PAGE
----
Test yourself: Which of the following meals or snacks is cholesterol free?
A. Stir-fried shrimp with broccoli, served over rice
B. Potato chips and a pop
C. A spinach and cheese egg white omelette
D. A strawberry and banana fruit and yogurt smoothie
Are you surprised to find out that the answer is B? Could this mean that chips and pop are a better option than the other three choices if you have high cholesterol?
The answer is clearly no, so read on to gain more perspective on this issue.
Cholesterol is found in foods of animal
origin. Therefore, shrimp, eggs, cheese,
and yogurt, despite their richness in protein and other nutrients, are all sources of dietary cholesterol.
Our bodies actually do need some cholesterol, and our liver is programmed to make it, regardless of whether we are or are not eating high cholesterol foods. For this reason, our blood cholesterol levels are influenced by far more than simply how much cholesterol
is in the food we eat. Too much
cholesterol in the blood can result in the formation of plaque in your arteries. This can lead to coronary artery disease and put you at higher risk of having a heart attack.
New research has shown that the strategy of reducing or eliminating cholesterol-containing foods is not as effective in managing cholesterol as it was once thought to be. We instead are pointed in the direction of adding more heart-healthy foods into our diet, rather than focusing our energy on trying
to eliminate potentially heart-harming foods. The process of elimination may
occur naturally - as you increase certain
foods, others will inevitably decrease.
The following are some dietary additions
to help reduce total blood cholesterol:
1. Reach for monounsaturated and polyunsaturated fats more often than saturated and trans fats. Put in simple terms, use canola, olive, and soybean oil more often than butter, lard, and other animal fats. If you use margarine,
read the label to look for the term “non-hydrogenated”. New research is showing that diets containing healthier fats are more beneficial than low-fat diets (keeping in mind that the principle
of “everything in moderation” still applies).
*Tip: Specialty olive oil stores offer great flavours and varieties of oil that can be used as salad dressings, drizzled over meat and vegetables, ingredients in marinades, or dips for bread instead of butter.
2. Try to add fatty fish to your diet 2-3 times per week, and small amounts of nuts to your diet daily. These foods contain the types of fat mentioned above that will make your heart happy.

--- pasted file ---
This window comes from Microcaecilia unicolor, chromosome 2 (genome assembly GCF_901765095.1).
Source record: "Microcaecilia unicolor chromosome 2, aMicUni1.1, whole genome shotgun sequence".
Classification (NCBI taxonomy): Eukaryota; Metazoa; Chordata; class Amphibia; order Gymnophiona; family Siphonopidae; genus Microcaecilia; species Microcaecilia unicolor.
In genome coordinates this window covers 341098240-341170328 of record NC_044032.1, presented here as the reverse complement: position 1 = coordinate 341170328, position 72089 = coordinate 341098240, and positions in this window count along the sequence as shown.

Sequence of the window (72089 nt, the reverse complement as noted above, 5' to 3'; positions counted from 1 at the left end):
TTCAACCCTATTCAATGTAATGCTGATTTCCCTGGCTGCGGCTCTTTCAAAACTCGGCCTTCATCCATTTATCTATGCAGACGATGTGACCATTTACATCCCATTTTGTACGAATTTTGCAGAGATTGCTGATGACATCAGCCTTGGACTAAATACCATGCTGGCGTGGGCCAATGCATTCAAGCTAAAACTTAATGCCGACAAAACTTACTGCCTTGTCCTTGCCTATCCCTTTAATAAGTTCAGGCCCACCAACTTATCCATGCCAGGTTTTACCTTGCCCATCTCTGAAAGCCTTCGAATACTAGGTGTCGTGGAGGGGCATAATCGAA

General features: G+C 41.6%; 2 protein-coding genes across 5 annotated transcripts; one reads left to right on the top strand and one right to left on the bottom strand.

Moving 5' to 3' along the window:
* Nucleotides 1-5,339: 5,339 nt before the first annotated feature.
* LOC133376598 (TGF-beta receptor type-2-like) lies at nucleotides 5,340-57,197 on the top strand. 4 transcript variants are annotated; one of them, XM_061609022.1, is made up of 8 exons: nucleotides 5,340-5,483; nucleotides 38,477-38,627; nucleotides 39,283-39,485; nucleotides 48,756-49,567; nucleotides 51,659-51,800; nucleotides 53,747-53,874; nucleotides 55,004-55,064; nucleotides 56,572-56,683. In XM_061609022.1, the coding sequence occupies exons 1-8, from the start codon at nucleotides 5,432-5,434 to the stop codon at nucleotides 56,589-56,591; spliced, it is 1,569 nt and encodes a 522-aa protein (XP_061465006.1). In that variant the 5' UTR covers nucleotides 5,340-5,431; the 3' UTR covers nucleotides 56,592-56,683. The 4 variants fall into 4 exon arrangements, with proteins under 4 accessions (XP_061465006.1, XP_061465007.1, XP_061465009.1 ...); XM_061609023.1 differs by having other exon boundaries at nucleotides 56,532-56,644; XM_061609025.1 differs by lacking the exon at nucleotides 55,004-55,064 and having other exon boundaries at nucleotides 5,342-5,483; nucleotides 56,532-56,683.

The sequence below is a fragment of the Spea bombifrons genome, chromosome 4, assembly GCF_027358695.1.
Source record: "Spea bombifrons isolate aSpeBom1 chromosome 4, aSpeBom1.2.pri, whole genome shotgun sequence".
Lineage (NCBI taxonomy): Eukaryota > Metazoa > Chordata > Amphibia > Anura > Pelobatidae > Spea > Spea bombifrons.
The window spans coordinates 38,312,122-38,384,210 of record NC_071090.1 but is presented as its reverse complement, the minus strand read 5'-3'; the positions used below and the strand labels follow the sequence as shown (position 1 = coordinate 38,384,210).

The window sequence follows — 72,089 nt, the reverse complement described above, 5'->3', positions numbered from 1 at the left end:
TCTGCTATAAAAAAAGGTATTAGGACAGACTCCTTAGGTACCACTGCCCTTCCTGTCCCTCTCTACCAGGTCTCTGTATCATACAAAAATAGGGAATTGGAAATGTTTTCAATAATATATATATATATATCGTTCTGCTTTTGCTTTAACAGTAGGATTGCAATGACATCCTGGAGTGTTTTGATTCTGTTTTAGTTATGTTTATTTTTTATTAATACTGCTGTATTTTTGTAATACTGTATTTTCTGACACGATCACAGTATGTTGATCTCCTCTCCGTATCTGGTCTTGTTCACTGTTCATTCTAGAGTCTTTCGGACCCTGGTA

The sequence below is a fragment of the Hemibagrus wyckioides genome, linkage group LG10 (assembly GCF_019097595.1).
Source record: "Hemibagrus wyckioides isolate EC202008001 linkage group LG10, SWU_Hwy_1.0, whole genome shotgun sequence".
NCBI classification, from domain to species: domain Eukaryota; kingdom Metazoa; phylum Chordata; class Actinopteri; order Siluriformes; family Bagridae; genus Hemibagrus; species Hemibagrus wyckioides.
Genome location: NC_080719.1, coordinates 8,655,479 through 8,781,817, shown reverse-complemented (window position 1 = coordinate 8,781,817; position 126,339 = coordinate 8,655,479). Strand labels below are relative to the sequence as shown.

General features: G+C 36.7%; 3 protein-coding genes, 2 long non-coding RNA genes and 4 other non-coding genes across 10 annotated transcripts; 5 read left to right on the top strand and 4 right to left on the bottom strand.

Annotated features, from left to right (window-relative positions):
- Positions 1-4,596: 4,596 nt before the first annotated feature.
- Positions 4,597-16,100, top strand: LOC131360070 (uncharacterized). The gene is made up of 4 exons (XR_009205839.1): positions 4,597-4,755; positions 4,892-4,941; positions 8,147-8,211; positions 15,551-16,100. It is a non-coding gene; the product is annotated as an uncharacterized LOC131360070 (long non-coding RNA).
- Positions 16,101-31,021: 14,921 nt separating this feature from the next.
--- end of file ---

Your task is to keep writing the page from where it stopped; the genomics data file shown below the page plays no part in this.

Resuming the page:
*Tip: Use herbs and lemon juice to season fish and add delicious flavour without relying on a breaded coating or deep-fried cooking method.
3. Increase your intake of soluble fibre, which has been shown to reduce blood cholesterol. Foods that contain soluble fibre include barley, pears, apples, nuts, and legumes. If you aren’t used to eating these foods regularly, try incorporating them in small amounts at first. You may be surprised at how simple and flavourful they can be. Other good, easy sources of soluble fibre include bran cereals containing psyllium fibre; add some to your favourite cereal or yogurt, and your heart will thank you.
*Tip: Try substituting half your ground beef with cooked lentils in any recipe you are making. You may be surprised to not notice any difference in flavour or texture!
There are still some people who are more sensitive to dietary cholesterol and need more careful control of their cholesterol intake. Furthermore, some will still require cholesterol-lowering medication to achieve target levels, despite diet and lifestyle changes. That emphasizes the need for a team approach, involving physicians, dietitians,
pharmacists, physiotherapists, exercise
therapists, and others.
Overall, you can feel a sense of freedom
to know it is not necessarily what you give up, but rather what you add in, that will help improve cholesterol levels. Adding more plant-based fats, fatty fish and nuts, and soluble fibre to your diet, in addition to regular exercise,
are promising ways to make your heart happy - an outcome guaranteed to make you feel a sense of control and satisfaction over your health and well-being.
Turkey and Bean Rice Wraps
6 servings / 25 min
Prep 15 min / Cook 10 min
½ cup long grain brown rice (125 ml)
1 cup no salt added chicken broth (250 ml)
½ lb turkey cutlets or
2 tsp canola oil (10ml)
3 cloves garlic, minced
1 tsp chili powder (5ml)
½ tsp grated lime rind (2ml)
2 tbsp lime Juice (25ml)
¾ cup salsa (175ml)
1 cup corn kernels (250ml)
1 cup canned cooked black beans, drained and rinsed (250ml)
2 tbsp chopped fresh coriander (25ml)
1 head Boston lettuce, leaves separated
1. In saucepan, bring rice and broth to boil. Cover and reduce heat to low and cook for 25 minutes or until tender and liquid is absorbed.
2. Meanwhile, cut turkey cutlets into strips crosswise; place in bowl. Add 5 mL (1 tsp) of the oil, garlic, chili powder, lime rind and juice; stir until well coated.
3. In large non-stick skillet, heat remaining oil over medium high heat and cook turkey, stirring for about 5 minutes or until no longer pink inside. Add cooked rice and salsa; stir to coat.
4. Stir in corn and beans and cook for about 2 minutes or until warmed through. Stir in coriander and spoon on to lettuce leaves and roll up to enjoy.